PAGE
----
I grew up on PBS. We never had cable in our house, so we only received four broadcast stations and PBS was the only one my parents let me watch until I was 6. As the foundation of my media consumption, there would be so many ways my life would change if I couldn’t watch PBS. With shows such as Sesame Street, Mister Rogers’ Neighborhood, and The Electric Company serving as gateway programming into a lifelong passion for TV and movies, PBS provided the foundation for me to understand not only how to be a good, literate person, but to recognize quality entertainment. While I have no shame watching reality shows while I fold laundry, they are not my programming of choice.
I think PBS helped shape my taste in media. Sesame Street looked like my own Queens neighborhood (minus the Muppets). The show continues to highlight kids of all colors, multiple languages being spoken, and sidewalks littered with occasional trash. That, my friends, sounds like home. It felt accessible and real, but also aspirational. Now, as a parent, I check out the shows my kids tune into sometimes and they feel purely fantastical. For example, all the living rooms are beautifully decorated, the kids’ outfits are covetable, and no one’s hair is out of place. I need escapism like anyone else, and I do think entertainment should offer that, but it shouldn’t be the only reason to watch a show. PBS, with their researched nonfiction programs and educational yet fun shows, hits on more levels than TV that serves to purely entertain.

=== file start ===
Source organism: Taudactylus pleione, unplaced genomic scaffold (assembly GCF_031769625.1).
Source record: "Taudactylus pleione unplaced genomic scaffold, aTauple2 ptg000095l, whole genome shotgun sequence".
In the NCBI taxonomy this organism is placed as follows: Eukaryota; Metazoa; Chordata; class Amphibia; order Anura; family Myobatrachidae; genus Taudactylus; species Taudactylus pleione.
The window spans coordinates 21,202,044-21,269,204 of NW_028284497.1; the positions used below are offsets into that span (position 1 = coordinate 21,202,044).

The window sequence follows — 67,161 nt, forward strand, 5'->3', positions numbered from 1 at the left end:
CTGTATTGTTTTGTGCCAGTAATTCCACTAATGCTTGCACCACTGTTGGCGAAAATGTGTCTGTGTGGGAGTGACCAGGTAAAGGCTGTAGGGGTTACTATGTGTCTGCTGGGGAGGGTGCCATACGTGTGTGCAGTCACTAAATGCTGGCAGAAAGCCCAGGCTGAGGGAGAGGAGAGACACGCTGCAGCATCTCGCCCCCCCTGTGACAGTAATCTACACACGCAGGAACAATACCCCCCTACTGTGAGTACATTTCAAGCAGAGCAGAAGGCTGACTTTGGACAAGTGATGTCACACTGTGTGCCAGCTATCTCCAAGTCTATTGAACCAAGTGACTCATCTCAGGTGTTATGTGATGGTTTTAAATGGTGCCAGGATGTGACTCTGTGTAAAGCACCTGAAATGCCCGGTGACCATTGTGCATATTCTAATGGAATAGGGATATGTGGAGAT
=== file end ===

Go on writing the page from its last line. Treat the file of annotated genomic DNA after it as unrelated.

I’m not saying that all kids’ programming should be life or literacy lessons dressed up as cartoons. Kids know when they’re being fed broccoli, even if it’s blended into sweet potatoes. But if public funding for PBS goes away (as Trump’s proposed budget outlines), we might lose sight of the purpose of public broadcast stations: they're meant to serve our communities. So if we, as a nation, decided to privately funding them, special interest groups will pay for shows they want, and leave our audiences without programming that truly reflects their needs and interests.
If I couldn’t watch PBS due to drastic funding changes, I am pretty damn convinced my life would change in the following ways:
I Wouldn’t Be Able To Answer My Kids' Questions About Space...